Yesterday I got a copy of Interior Photography by Eric Roth. I think it’s the best book I’ve seen on interior photography. All the books on interior photography I’ve found (including this one) are by professional photographers that make their living shooting for magazines. This is, in a way very different than shooting for real estate marketing. Yet most of the photographic problems are the same.

I find the advice on lighting and use of photo editing very applicable to real estate photography. Eric Roth gives an example of burned-out windows that he solves with multiple exposures and Photoshop. In a section called “The Precepts of Good Lighting” he says, “As with and artistic endeavor, there are many styles of lighting. The only rule is: Don’t look for rules to follow because there are none! In fact, someone who thinks there are steadfast rules is probably too limited in his or her approach…

Another interesting aspect of interior photography that this book goes into is that professional photographers may times work with what Roth calls a “stylist”. I’d heard this term use by other professional interior photographers but never understood exactly what was meant. “Styling” is what real estate people call “staging”. Most professional interior shoots involve having a “stylist” bring in props and furniture to make a photo look good. Of coarse the difference is that in real estate the “styling” stays in place until the home sells. I always enjoy shooting a home that has been will staged either by a savvy homeowner or a professional stager.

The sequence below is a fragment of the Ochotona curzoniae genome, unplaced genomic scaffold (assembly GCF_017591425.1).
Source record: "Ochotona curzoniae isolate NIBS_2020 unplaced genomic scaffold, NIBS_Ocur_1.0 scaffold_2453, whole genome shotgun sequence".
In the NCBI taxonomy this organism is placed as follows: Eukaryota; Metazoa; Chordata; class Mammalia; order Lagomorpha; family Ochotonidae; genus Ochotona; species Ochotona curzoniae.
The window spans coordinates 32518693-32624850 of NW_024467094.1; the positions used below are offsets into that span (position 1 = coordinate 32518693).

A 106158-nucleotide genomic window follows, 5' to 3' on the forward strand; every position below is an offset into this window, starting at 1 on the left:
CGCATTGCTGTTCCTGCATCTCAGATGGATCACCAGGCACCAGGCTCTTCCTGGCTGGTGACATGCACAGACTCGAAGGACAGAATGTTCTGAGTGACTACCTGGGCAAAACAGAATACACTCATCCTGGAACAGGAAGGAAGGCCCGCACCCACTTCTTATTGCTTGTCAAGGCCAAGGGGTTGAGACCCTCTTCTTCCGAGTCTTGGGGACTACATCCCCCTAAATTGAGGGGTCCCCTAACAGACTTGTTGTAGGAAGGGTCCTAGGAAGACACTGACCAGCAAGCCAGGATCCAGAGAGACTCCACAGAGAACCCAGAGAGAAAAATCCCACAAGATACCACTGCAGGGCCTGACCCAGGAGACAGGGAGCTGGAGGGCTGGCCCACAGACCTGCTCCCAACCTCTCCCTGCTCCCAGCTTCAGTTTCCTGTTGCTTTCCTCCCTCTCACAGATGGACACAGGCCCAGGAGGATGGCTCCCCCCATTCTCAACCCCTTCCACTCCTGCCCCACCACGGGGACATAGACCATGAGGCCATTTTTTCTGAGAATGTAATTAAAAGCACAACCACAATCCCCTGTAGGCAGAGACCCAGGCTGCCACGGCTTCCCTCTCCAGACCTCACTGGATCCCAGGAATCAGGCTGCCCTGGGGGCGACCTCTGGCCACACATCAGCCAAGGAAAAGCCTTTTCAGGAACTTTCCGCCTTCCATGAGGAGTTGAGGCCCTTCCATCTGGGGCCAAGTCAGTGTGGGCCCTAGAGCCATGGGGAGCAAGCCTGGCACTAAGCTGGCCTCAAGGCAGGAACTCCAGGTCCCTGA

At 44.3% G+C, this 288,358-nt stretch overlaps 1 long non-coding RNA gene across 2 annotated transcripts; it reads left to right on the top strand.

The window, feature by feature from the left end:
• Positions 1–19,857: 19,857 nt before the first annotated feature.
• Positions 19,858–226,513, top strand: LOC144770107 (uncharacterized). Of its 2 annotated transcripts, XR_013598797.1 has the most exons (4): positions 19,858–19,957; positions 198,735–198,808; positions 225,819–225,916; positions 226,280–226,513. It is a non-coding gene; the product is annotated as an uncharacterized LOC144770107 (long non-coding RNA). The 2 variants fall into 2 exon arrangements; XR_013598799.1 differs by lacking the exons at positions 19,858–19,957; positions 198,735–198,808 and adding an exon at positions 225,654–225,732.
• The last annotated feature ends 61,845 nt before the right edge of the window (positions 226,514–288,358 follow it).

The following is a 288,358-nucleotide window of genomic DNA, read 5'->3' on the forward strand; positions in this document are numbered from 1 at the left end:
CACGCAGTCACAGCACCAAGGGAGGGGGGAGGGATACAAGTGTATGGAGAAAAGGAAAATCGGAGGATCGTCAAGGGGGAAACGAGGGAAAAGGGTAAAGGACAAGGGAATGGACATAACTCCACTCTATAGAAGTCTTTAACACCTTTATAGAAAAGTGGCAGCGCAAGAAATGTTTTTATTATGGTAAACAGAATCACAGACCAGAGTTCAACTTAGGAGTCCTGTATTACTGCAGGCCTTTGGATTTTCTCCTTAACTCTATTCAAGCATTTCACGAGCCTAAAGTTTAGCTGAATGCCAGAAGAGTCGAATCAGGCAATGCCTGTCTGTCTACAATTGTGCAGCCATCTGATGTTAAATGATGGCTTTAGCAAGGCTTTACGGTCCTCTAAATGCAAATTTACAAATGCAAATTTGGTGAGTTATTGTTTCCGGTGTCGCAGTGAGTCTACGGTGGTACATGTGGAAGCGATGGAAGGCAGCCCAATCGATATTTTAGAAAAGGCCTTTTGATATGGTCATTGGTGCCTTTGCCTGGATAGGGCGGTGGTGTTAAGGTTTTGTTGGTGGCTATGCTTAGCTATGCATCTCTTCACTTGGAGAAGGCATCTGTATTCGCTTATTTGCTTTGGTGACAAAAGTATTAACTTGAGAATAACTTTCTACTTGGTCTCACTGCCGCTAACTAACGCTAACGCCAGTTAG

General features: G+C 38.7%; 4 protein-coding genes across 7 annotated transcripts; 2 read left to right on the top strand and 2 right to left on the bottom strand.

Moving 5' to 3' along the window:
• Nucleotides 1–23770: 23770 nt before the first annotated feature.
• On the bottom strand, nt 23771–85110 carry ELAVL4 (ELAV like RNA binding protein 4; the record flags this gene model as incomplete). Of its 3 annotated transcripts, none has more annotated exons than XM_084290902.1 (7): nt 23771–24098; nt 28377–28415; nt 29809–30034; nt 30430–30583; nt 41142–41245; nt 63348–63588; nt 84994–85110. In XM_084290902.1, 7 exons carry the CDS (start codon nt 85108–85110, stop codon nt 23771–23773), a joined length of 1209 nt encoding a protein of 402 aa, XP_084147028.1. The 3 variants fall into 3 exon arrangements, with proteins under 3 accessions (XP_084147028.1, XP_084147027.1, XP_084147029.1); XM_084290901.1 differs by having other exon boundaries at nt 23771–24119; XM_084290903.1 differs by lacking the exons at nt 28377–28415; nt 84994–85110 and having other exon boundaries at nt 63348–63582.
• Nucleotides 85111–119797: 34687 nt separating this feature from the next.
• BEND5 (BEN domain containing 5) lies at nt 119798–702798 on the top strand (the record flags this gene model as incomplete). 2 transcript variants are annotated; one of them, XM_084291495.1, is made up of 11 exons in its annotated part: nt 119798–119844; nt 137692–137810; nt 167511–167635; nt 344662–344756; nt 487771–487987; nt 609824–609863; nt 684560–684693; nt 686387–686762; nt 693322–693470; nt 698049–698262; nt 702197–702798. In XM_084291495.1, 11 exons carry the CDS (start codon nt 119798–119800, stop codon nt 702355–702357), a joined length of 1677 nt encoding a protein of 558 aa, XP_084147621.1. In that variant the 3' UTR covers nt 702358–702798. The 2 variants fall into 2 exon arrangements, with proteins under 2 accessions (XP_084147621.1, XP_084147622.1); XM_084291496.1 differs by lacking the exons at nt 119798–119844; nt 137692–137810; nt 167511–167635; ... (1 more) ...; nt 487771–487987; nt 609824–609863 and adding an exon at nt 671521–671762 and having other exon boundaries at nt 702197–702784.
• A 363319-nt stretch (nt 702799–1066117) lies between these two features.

Posted in Books | 2 Comments »

Perfect Skies

Posted by larrylohrman on March 13, 2006

A reader from Utah told me recently that one of the problems he was having was that since it’s always so sunny and bright the skies on his home photos would frequently “burn-out” to pure white since he set the exposure so the home was well exposed. I get white skies here in the Seattle but it’s more because the sky usually grey and uninteresting.

An interesting or dramatic sky can add a lot to the image of the front of a home. With a little photo editing there is no reason you have to put up with boring skies. You can either make the skies blue or you can replace them with a sky from some other time and place. The lower photo that has a mostly white sky is a listing from several years ago that had a great view but every time I came to photograph it was not visible. At the time my solution was to combine two photos taken on a different day’s one exposed for the house and one exposed for the sky. I was never really pleased with the result because it still wasn’t very dramatic.

In the March 2004 issue of Photoshop User there was an article called The Real Estate Photographer’s “Perfect Sky” by Scott Kelby and Felix Nelson. The photo at the top of this post is a rework of the lower photo using Kelby and Nelson’s technique. Basically in Photoshop Elements or Photoshop you select the sky with the magic wand and then delete the selection and then make a layer below that has the color of sky you want. You then create a third layer above the sky blue with a darker blue that has a ellipse selection whole with a 50 to 100 pixel feather. The result is seen above; a blue sky with an oval shaped lighter section near the horizon.